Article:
NEW YORK — Everyone has that spot in their house or car where they let the mail and receipts pile up.
For 68-year old Jimmie Smith, it was an old shirt hanging in his closet. Stuffed in its pockets was a stack of unchecked lottery tickets.
“I always told myself, ‘I’ll check them when I have the time,'” the New Jersey man said.
It’s a good thing he did. Because had he waited two days longer, he’d have lost out on $24.1 million.
‘Check your pockets. Check your glove box’
More than a year ago, Smith bought a ticket to the New York Lotto.
The winning numbers for the May 25, 2016 drawing were: 05 – 12 – 13 – 22 – 25 – 35.
The New York Gaming Commission knew the winning ticket, worth $24.1 million, was sold at a bodega in New York City — but it didn’t know who bought the ticket.
Winners have a year to claim the prize and that expiration day was quickly approaching.
So earlier this year, the New York Lottery started to get the word out.
“We urge New York Lottery players: Check your pockets. Check your glove box. Look under the couch cushions. If you have this winning ticket, we look forward to meeting you,” Gweneth Dean, director of the Commission’s Division of the Lottery, said at the time.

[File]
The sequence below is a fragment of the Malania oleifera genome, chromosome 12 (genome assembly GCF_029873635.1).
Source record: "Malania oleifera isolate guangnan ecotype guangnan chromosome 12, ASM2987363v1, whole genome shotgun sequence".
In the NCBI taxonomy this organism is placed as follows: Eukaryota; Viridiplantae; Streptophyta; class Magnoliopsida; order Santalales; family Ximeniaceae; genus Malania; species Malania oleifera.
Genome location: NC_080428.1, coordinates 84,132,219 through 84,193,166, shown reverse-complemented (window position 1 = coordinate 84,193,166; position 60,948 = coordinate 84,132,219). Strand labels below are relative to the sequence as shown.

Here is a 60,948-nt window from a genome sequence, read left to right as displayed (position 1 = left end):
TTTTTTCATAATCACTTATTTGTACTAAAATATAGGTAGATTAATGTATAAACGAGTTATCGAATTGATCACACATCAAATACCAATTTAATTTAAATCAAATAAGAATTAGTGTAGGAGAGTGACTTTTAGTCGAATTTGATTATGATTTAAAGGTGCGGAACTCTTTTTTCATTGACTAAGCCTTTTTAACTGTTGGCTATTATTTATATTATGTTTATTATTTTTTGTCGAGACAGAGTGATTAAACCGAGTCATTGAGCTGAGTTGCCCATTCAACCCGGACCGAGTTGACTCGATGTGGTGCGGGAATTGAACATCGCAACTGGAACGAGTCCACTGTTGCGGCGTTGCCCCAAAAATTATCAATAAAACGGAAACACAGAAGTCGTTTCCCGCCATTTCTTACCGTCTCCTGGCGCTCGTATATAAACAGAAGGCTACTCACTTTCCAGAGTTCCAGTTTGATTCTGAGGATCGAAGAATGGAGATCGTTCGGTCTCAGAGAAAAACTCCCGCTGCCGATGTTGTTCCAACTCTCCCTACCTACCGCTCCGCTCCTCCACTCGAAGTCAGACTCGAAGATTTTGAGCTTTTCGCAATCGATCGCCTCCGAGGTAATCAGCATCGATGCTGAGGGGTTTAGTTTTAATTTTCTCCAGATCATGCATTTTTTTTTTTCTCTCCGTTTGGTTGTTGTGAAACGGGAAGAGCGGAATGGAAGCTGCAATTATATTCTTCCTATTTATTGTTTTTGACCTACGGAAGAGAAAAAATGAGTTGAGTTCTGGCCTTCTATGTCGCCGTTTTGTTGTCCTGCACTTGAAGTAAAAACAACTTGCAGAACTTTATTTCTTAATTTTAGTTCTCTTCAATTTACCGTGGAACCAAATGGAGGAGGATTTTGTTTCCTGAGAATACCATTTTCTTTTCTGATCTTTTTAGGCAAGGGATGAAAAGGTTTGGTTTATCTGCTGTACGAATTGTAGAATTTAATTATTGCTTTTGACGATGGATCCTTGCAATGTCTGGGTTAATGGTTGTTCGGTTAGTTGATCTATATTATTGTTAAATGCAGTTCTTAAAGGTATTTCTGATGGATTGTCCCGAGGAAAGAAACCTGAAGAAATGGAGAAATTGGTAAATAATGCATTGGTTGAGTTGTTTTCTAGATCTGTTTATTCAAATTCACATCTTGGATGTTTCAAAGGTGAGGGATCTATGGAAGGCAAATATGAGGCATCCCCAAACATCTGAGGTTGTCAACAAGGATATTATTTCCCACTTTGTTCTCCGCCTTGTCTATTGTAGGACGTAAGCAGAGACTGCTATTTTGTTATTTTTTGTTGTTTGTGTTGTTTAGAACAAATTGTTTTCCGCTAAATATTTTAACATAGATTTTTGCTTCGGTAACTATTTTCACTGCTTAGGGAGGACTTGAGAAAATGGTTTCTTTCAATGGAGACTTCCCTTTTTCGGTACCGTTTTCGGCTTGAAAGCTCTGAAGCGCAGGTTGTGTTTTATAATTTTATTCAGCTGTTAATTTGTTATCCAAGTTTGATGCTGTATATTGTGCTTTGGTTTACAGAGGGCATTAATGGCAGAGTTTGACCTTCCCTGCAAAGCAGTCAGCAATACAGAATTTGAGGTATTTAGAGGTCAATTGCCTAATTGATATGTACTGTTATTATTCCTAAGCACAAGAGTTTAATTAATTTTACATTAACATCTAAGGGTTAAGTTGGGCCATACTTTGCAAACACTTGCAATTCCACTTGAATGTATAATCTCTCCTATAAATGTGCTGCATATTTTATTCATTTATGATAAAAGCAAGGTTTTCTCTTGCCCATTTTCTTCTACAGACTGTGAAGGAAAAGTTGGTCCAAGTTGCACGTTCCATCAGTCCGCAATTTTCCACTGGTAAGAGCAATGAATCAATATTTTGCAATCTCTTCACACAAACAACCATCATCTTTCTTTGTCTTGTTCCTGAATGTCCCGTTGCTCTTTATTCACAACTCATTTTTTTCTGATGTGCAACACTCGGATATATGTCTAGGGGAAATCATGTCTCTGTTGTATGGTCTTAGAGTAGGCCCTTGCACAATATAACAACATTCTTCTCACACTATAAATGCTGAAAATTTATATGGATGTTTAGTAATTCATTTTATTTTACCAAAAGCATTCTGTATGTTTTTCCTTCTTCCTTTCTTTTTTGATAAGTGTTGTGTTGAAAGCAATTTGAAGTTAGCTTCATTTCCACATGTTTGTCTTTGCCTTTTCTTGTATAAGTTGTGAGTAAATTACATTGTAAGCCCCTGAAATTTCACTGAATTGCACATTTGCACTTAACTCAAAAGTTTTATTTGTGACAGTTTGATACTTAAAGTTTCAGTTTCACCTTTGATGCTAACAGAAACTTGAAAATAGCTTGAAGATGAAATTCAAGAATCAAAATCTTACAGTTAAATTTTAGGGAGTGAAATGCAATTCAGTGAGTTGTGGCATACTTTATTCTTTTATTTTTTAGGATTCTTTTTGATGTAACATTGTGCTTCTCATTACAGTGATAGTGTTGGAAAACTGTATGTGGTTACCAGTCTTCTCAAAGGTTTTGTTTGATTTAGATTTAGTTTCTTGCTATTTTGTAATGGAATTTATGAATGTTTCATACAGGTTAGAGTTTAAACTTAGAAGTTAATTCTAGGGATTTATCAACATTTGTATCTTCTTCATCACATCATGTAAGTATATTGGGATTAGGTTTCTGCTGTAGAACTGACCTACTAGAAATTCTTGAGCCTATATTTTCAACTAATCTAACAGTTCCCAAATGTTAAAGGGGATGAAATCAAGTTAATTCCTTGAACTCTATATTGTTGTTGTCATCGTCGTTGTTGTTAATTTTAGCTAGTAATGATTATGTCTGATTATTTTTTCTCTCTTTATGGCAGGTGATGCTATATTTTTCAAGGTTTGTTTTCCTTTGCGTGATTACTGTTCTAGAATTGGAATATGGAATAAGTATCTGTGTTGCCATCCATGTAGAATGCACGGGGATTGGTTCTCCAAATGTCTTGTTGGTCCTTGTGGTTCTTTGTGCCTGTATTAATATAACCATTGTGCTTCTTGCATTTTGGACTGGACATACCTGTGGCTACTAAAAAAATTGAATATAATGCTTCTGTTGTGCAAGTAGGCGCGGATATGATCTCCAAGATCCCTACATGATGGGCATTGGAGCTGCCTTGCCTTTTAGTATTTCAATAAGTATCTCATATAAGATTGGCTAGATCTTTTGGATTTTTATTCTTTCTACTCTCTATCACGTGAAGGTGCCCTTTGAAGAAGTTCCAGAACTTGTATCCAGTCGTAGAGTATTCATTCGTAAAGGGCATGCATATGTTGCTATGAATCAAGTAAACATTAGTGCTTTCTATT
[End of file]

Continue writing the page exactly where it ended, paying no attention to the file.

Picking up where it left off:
‘Do I see what I think I see?’
Smith, a retired security officer, caught a news story about the search for the mystery winner. That inspired him to check his old tickets.
He went up to the closet where the old shirt hung.
When the numbers matched up, he “stood there for a minute thinking, ‘Do I see what I think I see?'”
“I had to stick my head out the window and breathe in some fresh air, he said. “I was in serious doubt. I really had to convince myself this was real.”
That was on May 23, 2017. He’d have been ineligible to collect after May 25, 2017.
On Wednesday, the New York Lottery released Smith’s name after completing a review.
“We are thrilled that this lucky winner was able to locate this life-changing ticket,” Dean, of the gaming commission, said.
Smith chose to receive his payments over the course of 26 years.
A father of two and grandfather of 12, he said he plans to have an “all-family discussion” once things settle down.